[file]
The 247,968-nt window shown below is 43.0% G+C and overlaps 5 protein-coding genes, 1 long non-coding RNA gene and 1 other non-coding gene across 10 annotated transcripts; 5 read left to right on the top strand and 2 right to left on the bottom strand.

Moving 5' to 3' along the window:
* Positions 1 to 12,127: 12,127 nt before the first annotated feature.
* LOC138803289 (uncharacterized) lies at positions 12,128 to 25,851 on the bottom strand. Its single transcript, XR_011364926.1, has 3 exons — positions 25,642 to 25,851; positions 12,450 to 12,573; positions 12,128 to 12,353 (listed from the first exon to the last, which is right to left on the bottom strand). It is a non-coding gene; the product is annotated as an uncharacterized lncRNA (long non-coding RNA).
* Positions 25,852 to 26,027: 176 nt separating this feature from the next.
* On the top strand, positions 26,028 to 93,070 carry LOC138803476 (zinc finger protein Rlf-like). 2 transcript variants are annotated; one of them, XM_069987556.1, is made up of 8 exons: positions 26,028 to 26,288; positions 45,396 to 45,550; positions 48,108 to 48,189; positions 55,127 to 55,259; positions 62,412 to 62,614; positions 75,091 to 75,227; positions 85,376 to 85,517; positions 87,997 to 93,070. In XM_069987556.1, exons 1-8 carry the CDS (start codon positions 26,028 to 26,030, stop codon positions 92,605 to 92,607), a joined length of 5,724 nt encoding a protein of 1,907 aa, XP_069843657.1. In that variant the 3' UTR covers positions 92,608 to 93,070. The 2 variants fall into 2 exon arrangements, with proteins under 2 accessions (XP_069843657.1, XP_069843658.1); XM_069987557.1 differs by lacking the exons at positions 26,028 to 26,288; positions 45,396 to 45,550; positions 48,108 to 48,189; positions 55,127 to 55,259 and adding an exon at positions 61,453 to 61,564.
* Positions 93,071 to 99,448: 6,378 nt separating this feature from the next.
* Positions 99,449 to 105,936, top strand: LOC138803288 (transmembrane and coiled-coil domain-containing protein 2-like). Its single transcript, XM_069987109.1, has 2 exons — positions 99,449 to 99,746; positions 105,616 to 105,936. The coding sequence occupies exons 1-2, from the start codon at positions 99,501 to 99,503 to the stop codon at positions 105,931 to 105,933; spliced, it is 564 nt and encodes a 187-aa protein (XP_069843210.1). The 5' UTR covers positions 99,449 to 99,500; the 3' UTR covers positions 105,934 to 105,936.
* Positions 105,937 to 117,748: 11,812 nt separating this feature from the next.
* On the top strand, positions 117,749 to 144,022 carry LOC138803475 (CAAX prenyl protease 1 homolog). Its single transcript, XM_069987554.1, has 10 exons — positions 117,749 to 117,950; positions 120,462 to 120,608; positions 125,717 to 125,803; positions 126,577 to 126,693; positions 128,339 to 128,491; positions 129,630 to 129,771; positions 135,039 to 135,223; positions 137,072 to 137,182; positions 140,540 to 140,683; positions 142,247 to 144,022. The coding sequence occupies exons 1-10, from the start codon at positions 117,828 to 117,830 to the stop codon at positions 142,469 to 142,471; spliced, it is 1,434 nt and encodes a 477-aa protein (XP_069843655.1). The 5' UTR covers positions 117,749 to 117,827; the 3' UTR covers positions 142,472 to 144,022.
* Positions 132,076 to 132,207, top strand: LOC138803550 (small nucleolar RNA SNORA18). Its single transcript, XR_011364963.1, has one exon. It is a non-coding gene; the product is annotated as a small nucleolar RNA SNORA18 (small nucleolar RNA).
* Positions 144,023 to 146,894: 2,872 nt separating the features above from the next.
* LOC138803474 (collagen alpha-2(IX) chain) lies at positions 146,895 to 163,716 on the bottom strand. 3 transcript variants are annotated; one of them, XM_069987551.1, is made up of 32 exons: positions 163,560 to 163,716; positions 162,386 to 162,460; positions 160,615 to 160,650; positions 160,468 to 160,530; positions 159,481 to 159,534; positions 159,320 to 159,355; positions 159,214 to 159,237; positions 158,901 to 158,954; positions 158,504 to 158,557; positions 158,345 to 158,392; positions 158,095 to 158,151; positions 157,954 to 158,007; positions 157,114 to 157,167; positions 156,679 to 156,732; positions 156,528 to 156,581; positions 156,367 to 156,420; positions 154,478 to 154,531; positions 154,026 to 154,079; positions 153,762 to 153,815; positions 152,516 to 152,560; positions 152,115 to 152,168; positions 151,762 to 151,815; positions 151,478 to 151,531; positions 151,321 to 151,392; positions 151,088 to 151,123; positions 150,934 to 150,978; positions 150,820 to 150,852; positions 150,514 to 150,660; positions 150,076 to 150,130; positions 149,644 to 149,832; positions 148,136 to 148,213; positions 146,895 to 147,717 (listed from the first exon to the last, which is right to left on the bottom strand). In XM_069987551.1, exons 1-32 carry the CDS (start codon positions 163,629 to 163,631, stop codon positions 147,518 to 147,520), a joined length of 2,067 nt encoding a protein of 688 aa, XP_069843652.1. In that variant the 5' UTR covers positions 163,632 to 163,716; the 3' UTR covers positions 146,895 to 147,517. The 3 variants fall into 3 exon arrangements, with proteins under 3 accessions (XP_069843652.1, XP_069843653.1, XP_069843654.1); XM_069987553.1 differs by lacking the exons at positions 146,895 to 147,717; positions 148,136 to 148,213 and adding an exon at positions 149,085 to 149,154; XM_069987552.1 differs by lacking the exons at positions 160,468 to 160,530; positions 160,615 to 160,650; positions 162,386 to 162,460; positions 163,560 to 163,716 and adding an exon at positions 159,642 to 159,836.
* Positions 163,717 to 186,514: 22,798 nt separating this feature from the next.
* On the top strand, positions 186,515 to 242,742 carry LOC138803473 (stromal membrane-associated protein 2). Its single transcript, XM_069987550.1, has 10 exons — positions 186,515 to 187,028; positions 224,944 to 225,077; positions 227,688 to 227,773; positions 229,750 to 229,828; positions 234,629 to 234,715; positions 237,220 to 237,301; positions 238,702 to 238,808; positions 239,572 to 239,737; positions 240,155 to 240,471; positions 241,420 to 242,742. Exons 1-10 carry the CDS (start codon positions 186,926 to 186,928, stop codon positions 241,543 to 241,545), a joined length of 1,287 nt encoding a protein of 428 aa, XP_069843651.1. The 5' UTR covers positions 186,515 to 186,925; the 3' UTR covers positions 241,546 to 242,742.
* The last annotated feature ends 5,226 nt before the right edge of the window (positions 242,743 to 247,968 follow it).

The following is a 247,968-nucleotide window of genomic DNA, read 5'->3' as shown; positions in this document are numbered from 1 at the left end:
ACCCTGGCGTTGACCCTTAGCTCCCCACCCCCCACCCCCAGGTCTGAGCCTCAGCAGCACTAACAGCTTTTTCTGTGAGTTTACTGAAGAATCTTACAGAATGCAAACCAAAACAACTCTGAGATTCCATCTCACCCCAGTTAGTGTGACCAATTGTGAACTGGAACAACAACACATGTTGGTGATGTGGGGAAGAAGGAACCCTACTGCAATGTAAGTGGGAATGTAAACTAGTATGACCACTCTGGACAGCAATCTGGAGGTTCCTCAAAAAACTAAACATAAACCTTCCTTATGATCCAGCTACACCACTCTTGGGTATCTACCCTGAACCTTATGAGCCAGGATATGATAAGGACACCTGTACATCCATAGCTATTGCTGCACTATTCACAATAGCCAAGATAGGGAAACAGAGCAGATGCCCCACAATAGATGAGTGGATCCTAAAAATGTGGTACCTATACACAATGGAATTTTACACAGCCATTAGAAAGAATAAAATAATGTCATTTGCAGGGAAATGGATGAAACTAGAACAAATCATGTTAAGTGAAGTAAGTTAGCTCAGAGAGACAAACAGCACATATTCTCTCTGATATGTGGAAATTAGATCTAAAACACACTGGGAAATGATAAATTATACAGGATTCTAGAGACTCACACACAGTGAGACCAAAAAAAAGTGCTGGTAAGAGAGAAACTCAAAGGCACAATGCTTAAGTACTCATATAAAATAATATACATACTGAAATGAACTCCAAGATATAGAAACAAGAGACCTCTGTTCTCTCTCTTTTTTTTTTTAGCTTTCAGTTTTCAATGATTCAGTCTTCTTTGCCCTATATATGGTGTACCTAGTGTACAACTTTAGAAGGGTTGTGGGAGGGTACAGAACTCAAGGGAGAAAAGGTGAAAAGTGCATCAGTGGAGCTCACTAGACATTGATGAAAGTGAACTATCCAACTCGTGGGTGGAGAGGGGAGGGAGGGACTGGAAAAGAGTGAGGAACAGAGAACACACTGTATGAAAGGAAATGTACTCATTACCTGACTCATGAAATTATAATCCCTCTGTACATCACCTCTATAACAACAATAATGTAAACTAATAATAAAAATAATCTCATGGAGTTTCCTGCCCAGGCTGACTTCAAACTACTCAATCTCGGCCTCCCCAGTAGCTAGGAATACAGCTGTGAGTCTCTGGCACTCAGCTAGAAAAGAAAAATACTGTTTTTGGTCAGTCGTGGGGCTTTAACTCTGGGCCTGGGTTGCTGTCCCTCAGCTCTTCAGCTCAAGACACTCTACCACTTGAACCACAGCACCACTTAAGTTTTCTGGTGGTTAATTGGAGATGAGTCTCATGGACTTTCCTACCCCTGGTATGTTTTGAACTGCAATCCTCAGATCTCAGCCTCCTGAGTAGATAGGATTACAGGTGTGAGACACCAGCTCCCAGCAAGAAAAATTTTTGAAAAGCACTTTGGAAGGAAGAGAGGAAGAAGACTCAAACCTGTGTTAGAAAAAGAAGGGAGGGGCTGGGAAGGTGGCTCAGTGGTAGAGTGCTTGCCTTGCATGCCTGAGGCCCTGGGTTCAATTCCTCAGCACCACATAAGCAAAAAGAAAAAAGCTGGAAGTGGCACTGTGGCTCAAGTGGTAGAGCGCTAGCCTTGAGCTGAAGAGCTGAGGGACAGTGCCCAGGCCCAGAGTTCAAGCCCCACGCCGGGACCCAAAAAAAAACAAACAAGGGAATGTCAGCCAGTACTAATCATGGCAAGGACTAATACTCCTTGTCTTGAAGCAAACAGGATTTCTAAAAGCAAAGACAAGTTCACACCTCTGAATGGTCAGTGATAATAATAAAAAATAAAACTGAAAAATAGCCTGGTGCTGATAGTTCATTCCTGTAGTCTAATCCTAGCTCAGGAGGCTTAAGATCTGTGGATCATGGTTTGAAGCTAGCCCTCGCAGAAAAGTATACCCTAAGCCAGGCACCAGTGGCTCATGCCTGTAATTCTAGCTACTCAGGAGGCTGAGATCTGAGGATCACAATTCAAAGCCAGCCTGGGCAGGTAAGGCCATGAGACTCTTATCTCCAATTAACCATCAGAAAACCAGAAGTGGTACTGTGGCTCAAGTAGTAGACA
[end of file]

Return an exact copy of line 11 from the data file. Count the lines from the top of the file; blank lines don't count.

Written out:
* Positions 132,076 to 132,207, top strand: LOC138803550 (small nucleolar RNA SNORA18). Its single transcript, XR_011364963.1, has one exon. It is a non-coding gene; the product is annotated as a small nucleolar RNA SNORA18 (small nucleolar RNA).